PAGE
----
Smoky Butternut Squash Soup
Yes yes, I love soup, I love roasted squash, I know. But this has both of those things! And despite the pork and dairy tags, it’s easy to make this vegetarian (don’t sprinkle it with bacon) or vegan (omit the cream), and barely a sacrifice. (Hell, after trying it this way, I’d rather just eat the bacon and then have the soup. Maybe it would have liked smokier/saltier bacon better — this was maple bacon, and the sweet may have played too hard off the sweet nuttiness of the squash.) Roommates liked it, which is good, since it made an awful lot — I’ll be freezing it and seeing how it does in there, but I suspect it will do pretty well. If you want to make it a bit fancier, you can strain it through a fine sieve to get potato peel bits and chunks of squash fiber and pepper out, but I didn’t, because that’s boring and dirties a bunch more dishes.
Smoky Butternut Squash Soup, adapted from Crepes of Wrath
2 lbs. butternut squash chunks (or 1 butternut squash, peeled and cubed)
1 lb. or so fingerling potatoes, cut into pieces about the same size as the squash cubes
8 cloves garlic, peeled
4 shallots, peeled and quartered
olive oil (kind of a lot)
1 1/2 tsp. smoked paprika
1 tsp. chili powder
1/2 tsp. coriander
1 pinch cinnamon
6 c. veg broth
1-2 tsp. lemon juice
1/4 c. heavy cream
6-8 slices bacon
3-4 scallions, chopped fine
salt and pepper to taste
Preheat the oven to 400F. Get a couple squares of foil; put the shallots in one and drizzle with a little olive oil and sprinkle on some salt, and do the same with the garlic in the other. Wrap them up tight so they don’t leak and set them aside. Put the potatoes and squash bits on a sheet tray and drizzle liberally with oil, then sprinkle with the paprika, chili powder, coriander and cinnamon. Roast the lot for 30-40 minutes or until the squash bits and potatoes are fork tender and browning around the edges, then scrape it into a big old soup pot. Add the garlic and shallots and their oil, too.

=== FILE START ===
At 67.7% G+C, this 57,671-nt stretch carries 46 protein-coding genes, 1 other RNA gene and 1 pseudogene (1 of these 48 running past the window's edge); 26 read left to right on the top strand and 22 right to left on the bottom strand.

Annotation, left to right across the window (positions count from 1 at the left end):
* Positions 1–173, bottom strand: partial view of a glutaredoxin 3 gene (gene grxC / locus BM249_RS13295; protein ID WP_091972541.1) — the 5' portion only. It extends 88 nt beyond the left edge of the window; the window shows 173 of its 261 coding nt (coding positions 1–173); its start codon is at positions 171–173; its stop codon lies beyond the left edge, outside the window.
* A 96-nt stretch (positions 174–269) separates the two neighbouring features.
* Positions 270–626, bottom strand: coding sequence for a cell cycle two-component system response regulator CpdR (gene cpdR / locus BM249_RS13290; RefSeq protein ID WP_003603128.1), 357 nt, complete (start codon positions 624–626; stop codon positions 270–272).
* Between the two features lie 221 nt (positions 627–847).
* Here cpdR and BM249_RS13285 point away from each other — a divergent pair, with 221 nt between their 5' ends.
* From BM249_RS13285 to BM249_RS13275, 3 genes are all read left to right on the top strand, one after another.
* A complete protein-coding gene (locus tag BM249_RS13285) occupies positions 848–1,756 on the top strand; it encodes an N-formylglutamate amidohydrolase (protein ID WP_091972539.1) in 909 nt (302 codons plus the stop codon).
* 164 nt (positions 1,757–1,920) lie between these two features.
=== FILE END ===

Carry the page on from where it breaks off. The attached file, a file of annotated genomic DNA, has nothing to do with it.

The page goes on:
Pour in a few cups of broth and hit the whole mess with an immersion blender (or you can blend in batches with a regular one) — you’re looking for a good smooth puree with no bits of potato skin. Turn the heat to medium-low, stir in the rest of the broth and taste for seasoning. Mine needed a bit of acid (I used lemon juice) and a lot of salt. Let it simmer for 45 minutes or so, stirring occasionally, then stir in the cream.
Meanwhile, fry up your bacon and crumble it. Serve soup topped with scallions and bacon and accompanied by some manner of bread!